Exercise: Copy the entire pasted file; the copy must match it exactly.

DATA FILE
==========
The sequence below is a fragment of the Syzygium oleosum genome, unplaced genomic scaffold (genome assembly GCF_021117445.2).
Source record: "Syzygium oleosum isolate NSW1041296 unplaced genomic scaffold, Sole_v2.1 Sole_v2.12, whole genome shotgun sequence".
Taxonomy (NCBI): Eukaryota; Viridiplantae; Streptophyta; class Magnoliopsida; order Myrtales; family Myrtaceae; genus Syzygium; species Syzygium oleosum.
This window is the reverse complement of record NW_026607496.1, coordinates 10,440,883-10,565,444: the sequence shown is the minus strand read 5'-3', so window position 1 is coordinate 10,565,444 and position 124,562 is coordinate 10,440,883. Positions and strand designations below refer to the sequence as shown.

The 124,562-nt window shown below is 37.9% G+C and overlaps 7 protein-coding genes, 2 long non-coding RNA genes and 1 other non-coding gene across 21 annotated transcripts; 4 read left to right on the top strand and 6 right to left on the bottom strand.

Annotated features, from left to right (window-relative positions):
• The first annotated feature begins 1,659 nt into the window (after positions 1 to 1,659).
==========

The sequence below is a fragment of the Syzygium oleosum genome, unplaced genomic scaffold (genome assembly GCF_021117445.2).
Source record: "Syzygium oleosum isolate NSW1041296 unplaced genomic scaffold, Sole_v2.1 Sole_v2.12, whole genome shotgun sequence".
Taxonomy (NCBI): Eukaryota; Viridiplantae; Streptophyta; class Magnoliopsida; order Myrtales; family Myrtaceae; genus Syzygium; species Syzygium oleosum.
This window is the reverse complement of record NW_026607496.1, coordinates 10,440,883-10,565,444: the sequence shown is the minus strand read 5'-3', so window position 1 is coordinate 10,565,444 and position 124,562 is coordinate 10,440,883. Positions and strand designations below refer to the sequence as shown.

The 124,562-nt window shown below is 37.9% G+C and overlaps 7 protein-coding genes, 2 long non-coding RNA genes and 1 other non-coding gene across 21 annotated transcripts; 4 read left to right on the top strand and 6 right to left on the bottom strand.

Annotated features, from left to right (window-relative positions):
• The first annotated feature begins 1,659 nt into the window (after positions 1 to 1,659).